How Much Is It Going to Cost Me?

On a final note, remember when I said you can get your space at no cost to you?  Let me clarify!  Tenant representation services are free because the landlord pays your representation for you.  I know that sounds super crazy but that IS how this crazy thing works.  The landlord sets aside a budget for representation when he/she acquires a commercial property.  Whatever that budget is, is typically split down the middle.  Half goes to the landlord’s representation and the other half goes to the tenant’s representation.

Why would a landlord do such a thing, you ask?  A landlord is willing to pay a tenant rep’s commission because he/she feels confident that they are bringing a viable tenant to their establishment.  They are willing to pay for that.  I know it’s weird and I don’t make the rules…I just play by them.  If you are looking for office space, I’m more than happy to point you in the right direction.  I hope you found this helpful!

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So…What is in My Commercial Lease Anyway?

So…What is in My Commercial Lease Anyway

Landlord and tenants sign lease agreements when renting property. What is included in this lease will vary. However, there are certain basics you should know about lease agreements in general. Leasing business space is a major obligation.  The successes or disappointments of your business may ride based upon specific terms of your rental agreement so it is important to gain a basic understand of commercial leases and what is usually included in one. Before you approach a landlord, you should to see how commercial leases contrast from residential leases.  Furthermore, before you sign anything, ensure you comprehend and concur with the fundamental terms of the rent (i.e the length of the lease term), the amount rent, and the floor plan and configuration of the physical space.

It’s crucial to understand from the get-go that, practically and legally speaking, commercial leases and residential leases are quite different.

Here are the main distinctions between them:
  1. Commercial leases are not subject to most consumer protection laws that govern residential leases — for example, there are no caps on security deposits or rules protecting a tenant’s privacy.
  2. Many commercial leases are not based on a standard form or agreement; each commercial lease is customized to the landlord’s needs. As a result, you need to carefully examine every commercial lease agreement offered to you.
  3. You cannot easily break or change a commercial lease. It is a legally binding contract, and a good deal of money is usually at stake.
  4. Commercial leases are generally subject to much more negotiation between the business owners and the landlord, since businesses often need special features in their spaces, and landlords are often eager for tenants and willing to extend special offers.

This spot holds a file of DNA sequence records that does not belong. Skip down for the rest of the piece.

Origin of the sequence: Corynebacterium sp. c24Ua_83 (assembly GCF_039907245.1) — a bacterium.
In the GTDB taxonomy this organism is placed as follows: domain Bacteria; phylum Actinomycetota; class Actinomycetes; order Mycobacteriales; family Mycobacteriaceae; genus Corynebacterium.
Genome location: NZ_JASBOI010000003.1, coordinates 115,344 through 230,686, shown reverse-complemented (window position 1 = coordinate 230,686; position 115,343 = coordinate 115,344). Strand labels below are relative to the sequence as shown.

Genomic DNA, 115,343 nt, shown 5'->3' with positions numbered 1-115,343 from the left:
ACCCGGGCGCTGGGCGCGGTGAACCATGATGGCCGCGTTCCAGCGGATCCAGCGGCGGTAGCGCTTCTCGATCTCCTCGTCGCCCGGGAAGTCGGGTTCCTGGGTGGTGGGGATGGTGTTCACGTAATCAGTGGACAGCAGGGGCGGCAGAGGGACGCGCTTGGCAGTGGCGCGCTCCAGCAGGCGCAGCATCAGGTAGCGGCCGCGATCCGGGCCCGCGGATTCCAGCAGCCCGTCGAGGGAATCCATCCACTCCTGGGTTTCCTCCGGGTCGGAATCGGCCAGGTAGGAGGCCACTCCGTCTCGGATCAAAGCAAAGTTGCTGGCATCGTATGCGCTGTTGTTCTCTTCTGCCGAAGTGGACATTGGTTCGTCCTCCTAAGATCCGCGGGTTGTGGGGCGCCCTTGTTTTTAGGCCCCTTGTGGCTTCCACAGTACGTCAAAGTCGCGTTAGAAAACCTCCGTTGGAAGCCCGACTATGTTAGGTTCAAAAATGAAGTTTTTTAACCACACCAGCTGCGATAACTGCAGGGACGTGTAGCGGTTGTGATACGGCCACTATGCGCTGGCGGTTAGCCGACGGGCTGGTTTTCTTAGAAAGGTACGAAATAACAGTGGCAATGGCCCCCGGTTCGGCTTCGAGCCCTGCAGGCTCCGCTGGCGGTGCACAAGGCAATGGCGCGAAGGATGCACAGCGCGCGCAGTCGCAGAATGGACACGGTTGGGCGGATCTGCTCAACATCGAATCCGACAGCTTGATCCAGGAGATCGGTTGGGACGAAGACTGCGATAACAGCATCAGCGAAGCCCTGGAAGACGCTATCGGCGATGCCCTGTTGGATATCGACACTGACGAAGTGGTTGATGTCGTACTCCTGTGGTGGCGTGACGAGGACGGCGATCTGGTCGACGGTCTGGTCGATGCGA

Before you consent to a lease agreement, you ought to deliberately explore its terms to ensure the lease addresses your business’ issues. To begin, ensure you can manage the cost of the lease and that the length of the lease makes good business sense. Additionally consider the physical space. In the event that your business requires alterations to the current space, determine whether you (or the landlord) will have the capacity to roll out the improvements.

Other, less conspicuous items spelled out in the lease may be just as crucial to your business’s success. For instance, if you expect your hair salon to depend largely on walk-in customers, be sure that your lease gives you the right to put up a sign that’s visible from the street. If you are counting on being the only sandwich shop inside a new commercial complex, make sure your lease includes a exclusivity clause that prevents the landlord from leasing space to a competitor.

Many more items are often addressed in commercial leases. 

It would be a good idea to familiarize yourself with the following clauses:

– the length of lease (also called the lease term), when it begins and whether there are renewal options

– rent, including allowable increases (also called escalations) and how they will be computed

– whether the rent you pay includes insurance, property taxes, and maintenance costs (called a gross lease); or whether you will be charged for these items separately (called a net lease)

– the security deposit and conditions for its return

– exactly what space you are renting (including common areas such as hallways, rest rooms, and elevators) and how the landlord measures the space (some measurement practices include the thickness of the walls)

– whether there will be improvements, modifications (called build outs when new space is being finished to your specifications), or fixtures added to the space; who will pay for them, and who will own them after the lease ends (generally, the landlord does)

– specifications for signs, including where you may put them

– who will maintain and repair the premises, including the heating and air conditioning systems

– whether the lease may be assigned or subleased to another tenant

– whether there’s an option to renew the lease or expand the space you are renting

– if and how the lease may be terminated, including notice requirements, and whether there are penalties for early termination, and

– whether disputes must be mediated or arbitrated as an alternative to court.